United States District Court, D. Maryland
Stephanie A. Gallagher United States Magistrate Judge
case has been referred to me for all proceedings by consent
of the parties. ECF 39. On July 20, 2018, Plaintiff Frank
John Barranco (“Plaintiff) filed an Amended Complaint
against Defendants Chesaco Motors, Inc. t/a Happy Travelers
RV (“Chesaco”), John Kent, Equipment Repair, Inc.
t/a John Kent Auto and Truck Service (“ERI”), and
Manufacturers and Traders Trust Company d/b/a M&T Bank
(“M&T Bank”), for claims arising out of
Plaintiff s purchase of a recreational vehicle
(“RV”). ECF 25. Defendants Kent and ERI
(collectively “the Kent Defendants”) have filed a
pre-discovery motion to dismiss the Amended Complaint under
Federal Rule of Civil Procedure 12(b)(6), supported by a
memorandum of law. ECF 33. Plaintiff filed an opposition to
the motion, and the Kent Defendants have replied. ECF 36, 37.
No hearing is necessary to resolve the motion. See
Local Rule 105(6). For the reasons that follow, I shall grant
the Kent Defendants' motion to dismiss.
31, 2017, Plaintiff purchased an RV from Chesaco, and was
told that an inspection certificate would be provided
shortly. ECF 25 ¶ 8. On or about June 2, 2017, Plaintiff
arrived at Chesaco to pick up his RV, and was told that the
inspection was not yet complete, and that he would have to
bring the RV back the following week. Id. ¶ 10.
Chesaco told Plaintiff not to drive the RV more than 1000
miles until the inspection was finished. Id.
Plaintiff took his family on a short trip in the RV, and
noted that the RV exhibited numerous problems. Id.
¶ 13. Plaintiff returned the RV to Chesaco for repairs.
Id. ¶ 14. Plaintiff then picked the RV up for a
second time, but again returned it to Chesaco for repairs
after noting a number of continuing issues. Id.
23, 2017, Kent, “as agent, servant, and/or employee of
ERI, ” performed a vehicle inspection on the RV, and
issued an inspection report indicating that the RV had
passed. Id. ¶¶ 16-17. Four days later,
Chesaco informed Plaintiff that the RV had been repaired and
had passed inspection. Id. Shortly after Plaintiff
picked the RV up, it “continued to exhibit dangerous
defects” and “stopped running.”
Id. ¶ 17. Plaintiff again returned the RV to
Chesaco on July 10, 2017, and the RV remained at Chesaco for
approximately six weeks. Id. ¶ 18.
August, 2017, Plaintiff's attorney provided formal
written notice to Chesaco of the continued “problems
and defects with the vehicle and breaches of state and
federal warranties.” Id. ¶ 19. The
attorney demanded that Chesaco fix the RV. Id.
August 31, 2017, Chesaco returned the RV to Plaintiff, and
assured him that it had been completely repaired.
Id. ¶ 20. At that time, however, Plaintiff
noticed significant new cosmetic issues in the interior of
the RV. Id. ¶ 21.
October 21, 2017, Plaintiff took the RV to Brooks Ramsey RV
to obtain a diagnostic inspection. Id. ¶ 22.
Brooks Ramsey RV opined that the RV was unsafe to drive, and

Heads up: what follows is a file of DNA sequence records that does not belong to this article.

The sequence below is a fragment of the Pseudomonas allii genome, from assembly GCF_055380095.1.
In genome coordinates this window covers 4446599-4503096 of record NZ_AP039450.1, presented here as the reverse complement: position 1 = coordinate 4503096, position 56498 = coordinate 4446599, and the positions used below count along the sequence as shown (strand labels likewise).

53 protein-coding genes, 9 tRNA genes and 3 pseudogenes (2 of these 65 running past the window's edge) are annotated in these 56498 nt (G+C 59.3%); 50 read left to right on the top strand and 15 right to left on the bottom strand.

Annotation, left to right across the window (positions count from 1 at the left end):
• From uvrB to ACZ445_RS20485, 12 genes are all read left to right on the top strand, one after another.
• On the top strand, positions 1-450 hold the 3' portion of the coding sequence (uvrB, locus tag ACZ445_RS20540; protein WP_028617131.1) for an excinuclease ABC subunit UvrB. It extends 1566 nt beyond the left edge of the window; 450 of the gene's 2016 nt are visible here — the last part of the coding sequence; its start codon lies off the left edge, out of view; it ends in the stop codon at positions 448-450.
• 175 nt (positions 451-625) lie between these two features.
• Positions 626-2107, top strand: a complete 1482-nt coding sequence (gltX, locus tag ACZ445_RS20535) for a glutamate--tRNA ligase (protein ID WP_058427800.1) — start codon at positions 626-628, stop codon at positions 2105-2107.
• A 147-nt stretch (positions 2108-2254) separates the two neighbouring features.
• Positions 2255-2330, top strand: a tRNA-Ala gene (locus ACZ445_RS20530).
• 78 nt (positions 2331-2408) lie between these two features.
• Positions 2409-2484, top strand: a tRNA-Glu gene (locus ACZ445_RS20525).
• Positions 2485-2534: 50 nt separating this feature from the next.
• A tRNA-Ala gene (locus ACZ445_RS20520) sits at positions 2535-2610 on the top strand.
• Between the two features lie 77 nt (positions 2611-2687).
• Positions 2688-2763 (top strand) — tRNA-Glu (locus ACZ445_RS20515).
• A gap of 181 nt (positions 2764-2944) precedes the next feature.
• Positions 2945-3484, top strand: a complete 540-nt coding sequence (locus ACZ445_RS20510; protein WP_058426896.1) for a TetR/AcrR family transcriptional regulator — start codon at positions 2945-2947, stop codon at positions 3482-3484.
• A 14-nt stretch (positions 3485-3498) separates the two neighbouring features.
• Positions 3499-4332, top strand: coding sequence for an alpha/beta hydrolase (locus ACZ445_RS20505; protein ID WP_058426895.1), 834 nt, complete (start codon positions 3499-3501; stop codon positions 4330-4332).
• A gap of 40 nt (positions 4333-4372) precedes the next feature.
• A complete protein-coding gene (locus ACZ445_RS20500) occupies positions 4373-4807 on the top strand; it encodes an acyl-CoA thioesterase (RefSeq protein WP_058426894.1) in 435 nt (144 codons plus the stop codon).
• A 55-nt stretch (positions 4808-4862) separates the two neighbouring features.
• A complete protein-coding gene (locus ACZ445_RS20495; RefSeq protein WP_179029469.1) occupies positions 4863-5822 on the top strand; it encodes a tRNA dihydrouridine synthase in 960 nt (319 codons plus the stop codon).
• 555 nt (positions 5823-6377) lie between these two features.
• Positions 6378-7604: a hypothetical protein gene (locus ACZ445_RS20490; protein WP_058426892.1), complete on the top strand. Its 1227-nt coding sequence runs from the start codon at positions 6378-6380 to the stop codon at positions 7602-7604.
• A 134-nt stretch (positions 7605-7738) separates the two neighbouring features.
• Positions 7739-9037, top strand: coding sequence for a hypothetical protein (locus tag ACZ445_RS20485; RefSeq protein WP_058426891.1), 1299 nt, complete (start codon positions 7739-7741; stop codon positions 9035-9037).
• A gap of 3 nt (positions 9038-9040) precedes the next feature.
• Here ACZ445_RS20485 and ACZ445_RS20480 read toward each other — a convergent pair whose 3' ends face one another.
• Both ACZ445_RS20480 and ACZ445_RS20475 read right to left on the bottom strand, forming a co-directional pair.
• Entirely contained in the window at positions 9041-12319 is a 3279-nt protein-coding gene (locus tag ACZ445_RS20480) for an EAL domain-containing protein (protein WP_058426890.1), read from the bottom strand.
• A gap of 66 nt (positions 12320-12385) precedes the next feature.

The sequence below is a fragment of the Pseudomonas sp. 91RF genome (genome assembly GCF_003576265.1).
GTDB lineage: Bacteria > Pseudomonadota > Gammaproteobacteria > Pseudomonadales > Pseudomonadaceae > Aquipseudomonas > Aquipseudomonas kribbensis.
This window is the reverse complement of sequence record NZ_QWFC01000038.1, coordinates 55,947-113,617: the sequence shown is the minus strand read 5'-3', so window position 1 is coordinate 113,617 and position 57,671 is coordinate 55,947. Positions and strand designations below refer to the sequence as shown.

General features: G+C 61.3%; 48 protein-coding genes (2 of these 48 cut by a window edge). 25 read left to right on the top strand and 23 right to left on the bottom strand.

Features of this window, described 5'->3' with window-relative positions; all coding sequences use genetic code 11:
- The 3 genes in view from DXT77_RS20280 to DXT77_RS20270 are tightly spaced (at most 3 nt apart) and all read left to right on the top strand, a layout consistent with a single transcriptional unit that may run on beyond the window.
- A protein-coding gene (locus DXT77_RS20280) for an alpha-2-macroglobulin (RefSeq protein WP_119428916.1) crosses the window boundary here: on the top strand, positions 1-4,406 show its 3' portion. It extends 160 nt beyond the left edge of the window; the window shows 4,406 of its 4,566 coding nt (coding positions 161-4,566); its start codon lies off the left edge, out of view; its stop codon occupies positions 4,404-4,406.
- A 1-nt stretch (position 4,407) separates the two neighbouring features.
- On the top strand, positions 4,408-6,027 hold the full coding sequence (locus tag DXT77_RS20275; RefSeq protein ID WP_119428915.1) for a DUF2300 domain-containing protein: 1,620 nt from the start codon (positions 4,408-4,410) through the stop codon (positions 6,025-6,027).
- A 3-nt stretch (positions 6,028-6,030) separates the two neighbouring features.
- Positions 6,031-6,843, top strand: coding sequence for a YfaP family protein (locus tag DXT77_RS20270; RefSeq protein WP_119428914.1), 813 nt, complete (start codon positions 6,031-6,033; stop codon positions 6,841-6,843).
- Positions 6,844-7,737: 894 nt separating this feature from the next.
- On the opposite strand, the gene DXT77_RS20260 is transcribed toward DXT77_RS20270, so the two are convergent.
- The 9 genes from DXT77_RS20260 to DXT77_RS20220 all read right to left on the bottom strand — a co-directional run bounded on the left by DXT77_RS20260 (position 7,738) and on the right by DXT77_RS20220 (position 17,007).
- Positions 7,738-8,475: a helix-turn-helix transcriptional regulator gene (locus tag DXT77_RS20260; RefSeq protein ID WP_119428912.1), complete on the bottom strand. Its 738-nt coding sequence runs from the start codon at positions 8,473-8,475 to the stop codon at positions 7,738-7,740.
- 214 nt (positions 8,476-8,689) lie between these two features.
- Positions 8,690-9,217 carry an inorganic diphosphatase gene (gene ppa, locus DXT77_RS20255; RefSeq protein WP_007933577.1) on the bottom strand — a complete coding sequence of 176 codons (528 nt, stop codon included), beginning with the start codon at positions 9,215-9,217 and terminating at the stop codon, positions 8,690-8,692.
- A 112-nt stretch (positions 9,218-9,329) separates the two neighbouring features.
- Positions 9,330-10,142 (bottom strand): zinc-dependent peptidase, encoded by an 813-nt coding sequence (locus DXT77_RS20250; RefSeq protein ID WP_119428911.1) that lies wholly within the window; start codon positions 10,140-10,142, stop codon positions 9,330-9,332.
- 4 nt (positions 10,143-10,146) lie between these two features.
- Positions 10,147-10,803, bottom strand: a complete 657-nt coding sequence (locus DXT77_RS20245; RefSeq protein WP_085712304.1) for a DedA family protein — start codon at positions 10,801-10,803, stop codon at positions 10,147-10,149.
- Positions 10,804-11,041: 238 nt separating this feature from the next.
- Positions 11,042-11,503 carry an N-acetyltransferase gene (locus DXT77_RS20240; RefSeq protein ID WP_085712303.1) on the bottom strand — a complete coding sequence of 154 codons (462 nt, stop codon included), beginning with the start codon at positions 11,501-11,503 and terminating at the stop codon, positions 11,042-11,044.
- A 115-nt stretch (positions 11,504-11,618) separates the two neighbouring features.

should be towed. Id. ¶ 22.
later date (not specified in the Amended Complaint), an
expert advised Plaintiff “that the vehicle should not
have passed inspection, ” “was not merchantable
and was dangerous and defective at the time of sale, and
remains unmerchantable, defective and dangerous.”
Id. ¶ 24. On January 4, 2018, Plaintiff first
sought rescission of the RV sale through M&T Bank, but
rescission was denied. Id. ¶ 27, 28. Plaintiff
filed his original Complaint in this Court on April 5, 2018.
ECF I. The Kent Defendants filed a Motion to Dismiss the
original Complaint, citing a series of pleading deficiencies,
ECF 17, and Plaintiff responded by filing the Amended
Complaint at issue in the instant motion, ECF 25.
Rule of Civil Procedure 12(b)(6) permits a defendant to test
the legal sufficiency of a complaint or count. In re
Birmingham, 846 F.3d 88, 92 (4th Cir. 2017); Goines
v. Valley Cmty. Servs. Bd., 822 F.3d 159, 165-66 (4th
Cir. 2016). In a Rule 12(b)(6) motion, a defendant asserts
that, as a matter of law, the complaint fails “to state
a claim upon which relief can be granted.” Fed.R.Civ.P.
Rule of Civil Procedure 8(a)(2) sets forth the requirements
for pleading a claim, specifically that the complaint contain
a “short and plain statement of the claim showing that
the pleader is entitled to relief.” That Rule is
intended to ensure that defendants have “fair
notice” of the claims against them. Bell Atlantic
Corp. v. Twombly, 550 U.S. 544, 555-56 (2007).
complaint complies with the relevant pleading standards where
it sets forth facts sufficient to “state a claim to
relief that is plausible on its face.”
Twombly, 550 U.S. at 570; see Ashcroft v.
Iqbal, 556 U.S. 662, 684 (2009) (“Our decision in
Twombly expounded the pleading standard for all
civil actions.”) (quotation and citation omitted);
see also Willner v. Dimon, 849 F.3d 93, 112 (4th
Cir. 2017). The facts alleged must be more than bald
accusations or mere speculation. Twombly, 550 U.S.
at 555; see Painter's Mill Grille, LLC v. Brown,
716 F.3d 342, 350 (4th Cir. 2013). A complaint consisting of
“a formulaic recitation of the elements of a cause of
action” is also insufficient. Twombly, 550
U.S. at 555. Although a plaintiff need not include
“detailed factual allegations, ” the complaint
must contain “enough factual matter (taken as true) to
suggest” a viable claim, “even if ... [the]
actual proof of those facts is improbable and ... recovery is
very remote and unlikely.” Id. at 555, 556
(internal quotation marks omitted).
reviewing a Rule 12(b)(6) motion “must accept as true
all of the factual allegations contained in the
complaint” and must “draw all reasonable
inferences [from those facts] in favor of the
plaintiff.” E.I. du Pont de Nemours & Co. v.
Kolon Indus., Inc., 637 F.3d 435, 440 (4th Cir. 2011)
(quotations and citations omitted); see Semenova v.
Maryland Transit Admin., 845 F.3d 564, 567 (4th Cir.
2017); Houck v. Substitute Tr. Servs., Inc., 791
F.3d 473, 484 (4th Cir. 2015). However, the ...